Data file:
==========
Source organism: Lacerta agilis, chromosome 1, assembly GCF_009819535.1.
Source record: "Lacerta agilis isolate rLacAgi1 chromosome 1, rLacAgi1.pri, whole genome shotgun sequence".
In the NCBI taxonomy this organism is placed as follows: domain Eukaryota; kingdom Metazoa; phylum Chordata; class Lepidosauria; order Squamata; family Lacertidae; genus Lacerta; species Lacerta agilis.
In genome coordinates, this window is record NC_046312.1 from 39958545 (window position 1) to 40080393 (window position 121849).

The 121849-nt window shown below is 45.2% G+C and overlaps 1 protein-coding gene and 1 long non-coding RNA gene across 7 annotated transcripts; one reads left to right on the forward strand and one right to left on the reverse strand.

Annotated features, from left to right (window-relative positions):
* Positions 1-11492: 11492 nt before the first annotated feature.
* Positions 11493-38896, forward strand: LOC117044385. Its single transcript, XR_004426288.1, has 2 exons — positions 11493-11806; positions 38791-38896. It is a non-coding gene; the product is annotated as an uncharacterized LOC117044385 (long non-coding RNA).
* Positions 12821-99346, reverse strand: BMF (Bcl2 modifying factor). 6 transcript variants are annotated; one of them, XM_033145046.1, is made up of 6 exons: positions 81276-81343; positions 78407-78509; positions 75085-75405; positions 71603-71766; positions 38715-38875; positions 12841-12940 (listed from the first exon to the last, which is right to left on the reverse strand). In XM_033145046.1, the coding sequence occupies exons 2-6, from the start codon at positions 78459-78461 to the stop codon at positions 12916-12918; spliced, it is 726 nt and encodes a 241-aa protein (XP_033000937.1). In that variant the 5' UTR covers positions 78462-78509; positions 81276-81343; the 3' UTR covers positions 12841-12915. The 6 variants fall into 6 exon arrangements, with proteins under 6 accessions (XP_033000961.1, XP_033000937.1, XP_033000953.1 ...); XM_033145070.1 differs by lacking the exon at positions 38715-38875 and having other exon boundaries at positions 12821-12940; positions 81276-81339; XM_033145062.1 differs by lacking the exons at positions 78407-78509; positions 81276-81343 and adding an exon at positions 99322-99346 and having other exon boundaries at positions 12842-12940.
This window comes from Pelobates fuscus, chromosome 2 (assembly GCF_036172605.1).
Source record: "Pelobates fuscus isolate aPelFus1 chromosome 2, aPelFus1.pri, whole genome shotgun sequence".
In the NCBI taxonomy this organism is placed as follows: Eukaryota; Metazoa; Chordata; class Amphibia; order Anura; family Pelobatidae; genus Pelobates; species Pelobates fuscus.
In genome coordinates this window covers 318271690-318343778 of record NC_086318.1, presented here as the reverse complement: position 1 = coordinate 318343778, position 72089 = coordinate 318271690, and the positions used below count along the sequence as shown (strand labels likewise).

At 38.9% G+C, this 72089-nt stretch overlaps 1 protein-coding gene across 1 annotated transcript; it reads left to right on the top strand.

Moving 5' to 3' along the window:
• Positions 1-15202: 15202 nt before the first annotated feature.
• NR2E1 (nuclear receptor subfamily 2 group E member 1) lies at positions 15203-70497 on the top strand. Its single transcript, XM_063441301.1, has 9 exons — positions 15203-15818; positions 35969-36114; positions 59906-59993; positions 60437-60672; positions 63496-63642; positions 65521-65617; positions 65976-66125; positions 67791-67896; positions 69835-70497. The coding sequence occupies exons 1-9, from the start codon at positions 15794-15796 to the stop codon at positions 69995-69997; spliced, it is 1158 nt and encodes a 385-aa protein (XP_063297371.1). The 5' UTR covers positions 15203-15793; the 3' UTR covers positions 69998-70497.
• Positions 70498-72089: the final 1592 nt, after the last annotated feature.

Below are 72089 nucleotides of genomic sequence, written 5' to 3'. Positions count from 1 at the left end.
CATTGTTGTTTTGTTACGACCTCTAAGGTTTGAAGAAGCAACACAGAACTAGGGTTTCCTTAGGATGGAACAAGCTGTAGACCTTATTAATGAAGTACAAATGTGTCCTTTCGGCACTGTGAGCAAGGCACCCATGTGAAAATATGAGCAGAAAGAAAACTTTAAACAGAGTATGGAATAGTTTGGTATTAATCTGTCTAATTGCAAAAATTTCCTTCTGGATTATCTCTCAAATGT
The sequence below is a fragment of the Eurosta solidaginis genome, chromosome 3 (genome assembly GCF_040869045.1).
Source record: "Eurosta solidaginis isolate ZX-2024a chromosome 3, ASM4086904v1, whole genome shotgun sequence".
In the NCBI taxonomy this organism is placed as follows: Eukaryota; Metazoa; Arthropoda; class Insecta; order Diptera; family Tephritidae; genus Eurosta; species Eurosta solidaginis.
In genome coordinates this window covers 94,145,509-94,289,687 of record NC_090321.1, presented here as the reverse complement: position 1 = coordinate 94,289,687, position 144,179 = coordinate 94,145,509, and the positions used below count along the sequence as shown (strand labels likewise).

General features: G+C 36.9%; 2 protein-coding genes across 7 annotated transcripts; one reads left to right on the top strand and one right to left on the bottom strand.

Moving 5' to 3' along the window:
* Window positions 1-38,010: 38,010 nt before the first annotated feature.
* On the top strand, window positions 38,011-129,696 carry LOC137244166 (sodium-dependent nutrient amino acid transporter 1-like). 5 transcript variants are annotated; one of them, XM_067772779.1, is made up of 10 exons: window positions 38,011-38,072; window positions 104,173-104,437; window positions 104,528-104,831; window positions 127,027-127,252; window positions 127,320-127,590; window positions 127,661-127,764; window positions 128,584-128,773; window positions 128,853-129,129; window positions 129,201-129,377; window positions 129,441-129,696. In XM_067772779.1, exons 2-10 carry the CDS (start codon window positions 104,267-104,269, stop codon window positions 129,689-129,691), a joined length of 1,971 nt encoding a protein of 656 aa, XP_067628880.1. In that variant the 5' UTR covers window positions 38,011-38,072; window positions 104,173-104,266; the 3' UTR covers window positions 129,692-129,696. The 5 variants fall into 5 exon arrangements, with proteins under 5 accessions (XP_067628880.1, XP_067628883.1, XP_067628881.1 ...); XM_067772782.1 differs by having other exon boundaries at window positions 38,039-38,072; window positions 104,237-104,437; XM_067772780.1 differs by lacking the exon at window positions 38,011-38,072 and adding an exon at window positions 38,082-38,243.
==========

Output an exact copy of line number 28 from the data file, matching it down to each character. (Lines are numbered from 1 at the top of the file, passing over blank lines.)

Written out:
* On the top strand, window positions 38,011-129,696 carry LOC137244166 (sodium-dependent nutrient amino acid transporter 1-like). 5 transcript variants are annotated; one of them, XM_067772779.1, is made up of 10 exons: window positions 38,011-38,072; window positions 104,173-104,437; window positions 104,528-104,831; window positions 127,027-127,252; window positions 127,320-127,590; window positions 127,661-127,764; window positions 128,584-128,773; window positions 128,853-129,129; window positions 129,201-129,377; window positions 129,441-129,696. In XM_067772779.1, exons 2-10 carry the CDS (start codon window positions 104,267-104,269, stop codon window positions 129,689-129,691), a joined length of 1,971 nt encoding a protein of 656 aa, XP_067628880.1. In that variant the 5' UTR covers window positions 38,011-38,072; window positions 104,173-104,266; the 3' UTR covers window positions 129,692-129,696. The 5 variants fall into 5 exon arrangements, with proteins under 5 accessions (XP_067628880.1, XP_067628883.1, XP_067628881.1 ...); XM_067772782.1 differs by having other exon boundaries at window positions 38,039-38,072; window positions 104,237-104,437; XM_067772780.1 differs by lacking the exon at window positions 38,011-38,072 and adding an exon at window positions 38,082-38,243.